Subscribe to download or copy our content

Gabon President to recover in Rabat, Morocco, not London, UK


Ailing Gabonese President Ali Bongo Ondimba will be flown to the Morrocan capital, Rabat, for medical recuperation after spending a month in a Saudi hospital, French news agency, AFP, reported on Saturday. 

Jeune Afrique magazine reported last week that Bongo’s team had opted for London ahead of Rabat for his recuperation, but AFP quoted a source close to the presidency as disclosing that the 59-year-old will be convalescing in Rabat.

Advertisements

Mr Bongo suffered a stroke in Saudi Arabia on October 25, according to multiple media outlets, but the presidency in Gabon dismissed those reports and insisted that the president was a victim of fatigue from his numerous domestic and international obligations.

Ali Bongo is the son of Omar Bongo, who was President of Gabon from 1967 until his death in 2009.

Advertisements

Ali replaced his father in 2009 after his death and faced a tough re-election in 2016. 

His main opponent Jean Ping declared victory.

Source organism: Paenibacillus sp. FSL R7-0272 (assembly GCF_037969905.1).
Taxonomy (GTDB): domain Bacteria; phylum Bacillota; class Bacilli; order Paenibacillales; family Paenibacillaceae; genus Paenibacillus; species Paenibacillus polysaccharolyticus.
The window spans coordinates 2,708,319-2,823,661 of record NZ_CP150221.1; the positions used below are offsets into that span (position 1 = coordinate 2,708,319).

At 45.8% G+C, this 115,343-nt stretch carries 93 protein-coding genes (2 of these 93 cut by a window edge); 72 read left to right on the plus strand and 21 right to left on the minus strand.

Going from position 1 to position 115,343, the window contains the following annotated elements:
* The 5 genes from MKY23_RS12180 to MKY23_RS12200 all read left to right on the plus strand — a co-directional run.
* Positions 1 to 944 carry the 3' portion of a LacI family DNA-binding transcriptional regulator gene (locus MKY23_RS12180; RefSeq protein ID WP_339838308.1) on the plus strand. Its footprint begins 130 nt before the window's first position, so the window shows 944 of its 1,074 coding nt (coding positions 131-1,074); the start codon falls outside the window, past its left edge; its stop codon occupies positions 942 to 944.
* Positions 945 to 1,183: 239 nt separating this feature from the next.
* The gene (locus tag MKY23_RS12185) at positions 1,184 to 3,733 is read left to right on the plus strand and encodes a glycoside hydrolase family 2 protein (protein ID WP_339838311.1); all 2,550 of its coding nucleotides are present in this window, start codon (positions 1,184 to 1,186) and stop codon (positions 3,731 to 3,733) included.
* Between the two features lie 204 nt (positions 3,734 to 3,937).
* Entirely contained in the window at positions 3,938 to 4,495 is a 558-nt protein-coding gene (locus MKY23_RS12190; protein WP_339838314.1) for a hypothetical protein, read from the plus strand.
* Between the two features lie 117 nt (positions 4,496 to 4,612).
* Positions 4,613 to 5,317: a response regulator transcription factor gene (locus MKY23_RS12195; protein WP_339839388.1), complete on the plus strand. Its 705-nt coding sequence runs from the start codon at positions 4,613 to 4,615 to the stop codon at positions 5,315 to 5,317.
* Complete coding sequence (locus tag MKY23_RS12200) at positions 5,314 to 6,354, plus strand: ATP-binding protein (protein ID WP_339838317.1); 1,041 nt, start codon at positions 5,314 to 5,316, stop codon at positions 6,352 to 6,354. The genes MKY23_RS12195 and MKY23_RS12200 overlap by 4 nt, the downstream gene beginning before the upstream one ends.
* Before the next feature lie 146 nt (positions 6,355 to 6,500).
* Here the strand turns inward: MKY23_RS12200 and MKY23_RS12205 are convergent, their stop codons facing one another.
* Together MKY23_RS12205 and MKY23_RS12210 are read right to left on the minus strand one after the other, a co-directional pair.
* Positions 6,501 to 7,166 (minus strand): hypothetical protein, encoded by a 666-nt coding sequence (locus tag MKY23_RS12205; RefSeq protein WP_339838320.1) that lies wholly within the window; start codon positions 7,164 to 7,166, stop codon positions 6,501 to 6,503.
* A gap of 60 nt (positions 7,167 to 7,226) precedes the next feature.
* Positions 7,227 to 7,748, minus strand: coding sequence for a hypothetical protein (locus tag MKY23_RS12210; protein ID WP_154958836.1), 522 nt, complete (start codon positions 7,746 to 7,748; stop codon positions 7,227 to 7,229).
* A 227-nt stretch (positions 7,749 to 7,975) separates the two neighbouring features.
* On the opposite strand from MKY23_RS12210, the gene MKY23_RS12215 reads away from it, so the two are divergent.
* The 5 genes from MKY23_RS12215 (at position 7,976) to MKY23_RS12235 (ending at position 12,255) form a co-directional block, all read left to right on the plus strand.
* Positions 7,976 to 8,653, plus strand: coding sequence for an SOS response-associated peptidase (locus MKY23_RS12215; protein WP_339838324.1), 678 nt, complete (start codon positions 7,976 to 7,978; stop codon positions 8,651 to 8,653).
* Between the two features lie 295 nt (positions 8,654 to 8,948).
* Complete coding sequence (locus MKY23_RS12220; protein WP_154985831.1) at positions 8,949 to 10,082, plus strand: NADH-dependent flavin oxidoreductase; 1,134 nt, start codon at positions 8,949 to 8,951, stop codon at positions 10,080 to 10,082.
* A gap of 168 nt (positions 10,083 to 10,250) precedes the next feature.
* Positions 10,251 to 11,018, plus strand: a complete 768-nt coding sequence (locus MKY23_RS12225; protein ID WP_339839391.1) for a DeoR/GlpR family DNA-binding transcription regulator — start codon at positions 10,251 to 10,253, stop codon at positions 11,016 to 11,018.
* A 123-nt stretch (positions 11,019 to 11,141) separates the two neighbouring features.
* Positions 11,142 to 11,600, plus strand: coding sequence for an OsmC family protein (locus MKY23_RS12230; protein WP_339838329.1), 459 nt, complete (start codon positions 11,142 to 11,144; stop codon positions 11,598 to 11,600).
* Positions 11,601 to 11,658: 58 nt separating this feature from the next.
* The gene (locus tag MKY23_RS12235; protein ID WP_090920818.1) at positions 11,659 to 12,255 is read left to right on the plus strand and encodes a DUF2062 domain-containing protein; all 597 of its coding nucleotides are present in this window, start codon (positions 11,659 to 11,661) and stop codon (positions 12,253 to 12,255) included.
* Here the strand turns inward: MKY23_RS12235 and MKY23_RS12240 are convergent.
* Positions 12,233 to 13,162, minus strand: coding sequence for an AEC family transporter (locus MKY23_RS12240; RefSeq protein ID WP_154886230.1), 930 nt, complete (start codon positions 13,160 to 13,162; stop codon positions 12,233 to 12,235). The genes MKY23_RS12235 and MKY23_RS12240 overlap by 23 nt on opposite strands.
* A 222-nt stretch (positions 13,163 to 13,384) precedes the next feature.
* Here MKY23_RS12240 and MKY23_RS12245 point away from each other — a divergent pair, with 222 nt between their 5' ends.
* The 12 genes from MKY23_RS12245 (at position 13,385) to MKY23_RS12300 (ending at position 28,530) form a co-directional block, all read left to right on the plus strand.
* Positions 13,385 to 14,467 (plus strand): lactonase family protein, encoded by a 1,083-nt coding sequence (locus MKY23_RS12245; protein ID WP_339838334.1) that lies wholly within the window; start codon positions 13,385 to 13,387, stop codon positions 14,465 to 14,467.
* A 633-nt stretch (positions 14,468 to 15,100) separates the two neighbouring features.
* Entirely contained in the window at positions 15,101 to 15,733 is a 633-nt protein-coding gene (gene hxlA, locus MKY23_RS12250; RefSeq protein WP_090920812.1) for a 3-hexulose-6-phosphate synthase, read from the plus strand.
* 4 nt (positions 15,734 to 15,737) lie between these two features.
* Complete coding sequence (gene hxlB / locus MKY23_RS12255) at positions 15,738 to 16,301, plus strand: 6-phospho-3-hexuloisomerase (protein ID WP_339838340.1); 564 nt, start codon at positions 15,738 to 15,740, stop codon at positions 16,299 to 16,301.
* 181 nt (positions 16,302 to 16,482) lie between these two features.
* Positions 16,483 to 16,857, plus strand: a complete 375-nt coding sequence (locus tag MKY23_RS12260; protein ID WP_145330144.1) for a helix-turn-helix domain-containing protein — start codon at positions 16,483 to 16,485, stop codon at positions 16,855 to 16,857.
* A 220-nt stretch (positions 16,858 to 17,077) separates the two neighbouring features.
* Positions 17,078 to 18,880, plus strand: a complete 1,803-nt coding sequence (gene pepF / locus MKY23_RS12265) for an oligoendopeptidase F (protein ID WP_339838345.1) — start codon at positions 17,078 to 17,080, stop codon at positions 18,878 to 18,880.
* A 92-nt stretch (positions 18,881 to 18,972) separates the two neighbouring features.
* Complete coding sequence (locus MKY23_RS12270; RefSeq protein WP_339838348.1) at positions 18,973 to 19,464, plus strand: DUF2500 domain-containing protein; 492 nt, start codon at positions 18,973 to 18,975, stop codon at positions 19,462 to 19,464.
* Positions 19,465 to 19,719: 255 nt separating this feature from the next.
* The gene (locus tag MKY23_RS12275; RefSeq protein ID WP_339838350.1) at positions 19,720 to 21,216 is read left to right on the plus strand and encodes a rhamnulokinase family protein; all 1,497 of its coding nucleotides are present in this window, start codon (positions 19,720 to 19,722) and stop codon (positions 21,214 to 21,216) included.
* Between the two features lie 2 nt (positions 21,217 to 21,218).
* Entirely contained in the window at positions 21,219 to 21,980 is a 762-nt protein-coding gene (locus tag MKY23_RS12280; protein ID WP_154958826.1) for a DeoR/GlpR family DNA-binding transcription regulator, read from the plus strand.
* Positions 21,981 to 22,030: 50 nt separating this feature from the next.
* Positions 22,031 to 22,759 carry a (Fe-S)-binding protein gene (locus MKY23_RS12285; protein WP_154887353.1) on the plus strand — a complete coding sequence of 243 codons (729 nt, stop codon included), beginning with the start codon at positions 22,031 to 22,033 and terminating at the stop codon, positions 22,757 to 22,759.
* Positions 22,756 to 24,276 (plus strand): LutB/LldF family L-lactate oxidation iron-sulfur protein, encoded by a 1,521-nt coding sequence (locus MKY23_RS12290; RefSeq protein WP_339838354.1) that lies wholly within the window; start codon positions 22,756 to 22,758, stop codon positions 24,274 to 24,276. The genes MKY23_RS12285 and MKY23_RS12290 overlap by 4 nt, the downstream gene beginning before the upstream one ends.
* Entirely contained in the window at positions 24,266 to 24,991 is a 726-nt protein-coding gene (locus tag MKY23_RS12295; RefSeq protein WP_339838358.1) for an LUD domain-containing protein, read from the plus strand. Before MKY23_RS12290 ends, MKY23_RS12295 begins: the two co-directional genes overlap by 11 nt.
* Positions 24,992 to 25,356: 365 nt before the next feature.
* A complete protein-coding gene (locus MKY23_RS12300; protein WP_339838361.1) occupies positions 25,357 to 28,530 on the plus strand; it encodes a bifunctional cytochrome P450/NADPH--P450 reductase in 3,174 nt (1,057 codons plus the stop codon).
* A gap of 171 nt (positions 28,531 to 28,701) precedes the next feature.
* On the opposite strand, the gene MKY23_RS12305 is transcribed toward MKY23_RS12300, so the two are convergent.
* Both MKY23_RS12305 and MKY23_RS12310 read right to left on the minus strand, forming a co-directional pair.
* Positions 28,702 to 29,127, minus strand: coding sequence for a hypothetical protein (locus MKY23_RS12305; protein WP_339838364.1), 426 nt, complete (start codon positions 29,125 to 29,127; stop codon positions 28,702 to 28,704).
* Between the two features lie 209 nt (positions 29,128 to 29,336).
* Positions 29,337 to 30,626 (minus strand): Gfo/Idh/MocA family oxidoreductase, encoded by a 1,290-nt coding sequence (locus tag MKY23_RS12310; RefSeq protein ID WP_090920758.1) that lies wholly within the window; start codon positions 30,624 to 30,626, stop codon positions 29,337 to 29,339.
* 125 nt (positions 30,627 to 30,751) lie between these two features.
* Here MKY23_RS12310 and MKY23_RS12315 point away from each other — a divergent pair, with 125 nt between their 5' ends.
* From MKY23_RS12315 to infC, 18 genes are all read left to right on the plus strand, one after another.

Below is a brief timeline of Bongo’s Saudi hospitalization as compiled by Africa News.

October 25 – Bongo admitted to the King Fahd hospital in Riyadh, Saudi Arabia – source at presidency tells Jeune Afrique.

October 29 – Government confirms hospitalization, warns against spread of fake news

October 31 – Cameroon channel banned for six-months for reporting Bongo’s death

November 11 – Bongo recovering his faculties, remains in charge – Presidency

November 14 – Opposition demands clarity on Bongo’s health

November 15 – Constitutional Court orders veep to chair cabinet meeting in Bongo’s absence

Advertisements

November 21 – Jeune Afrique reports Bongo to convalesce in London.

Simon Ateba
Simon Ateba
Born in a small village in Cameroon, groomed in Nigeria's most populous city of Lagos, and now in Washington D.C. to practice journalism at a global level, Simon is an investigative journalist and publisher of TODAY NEWS AFRICA, USA based in Washington DC

Great journalism is costly but necessary. Support Today News Africa U.S.A. from as little as $1 – and it only takes a minute. Thank you.

LEAVE A REPLY

Please enter your comment!
Please enter your name here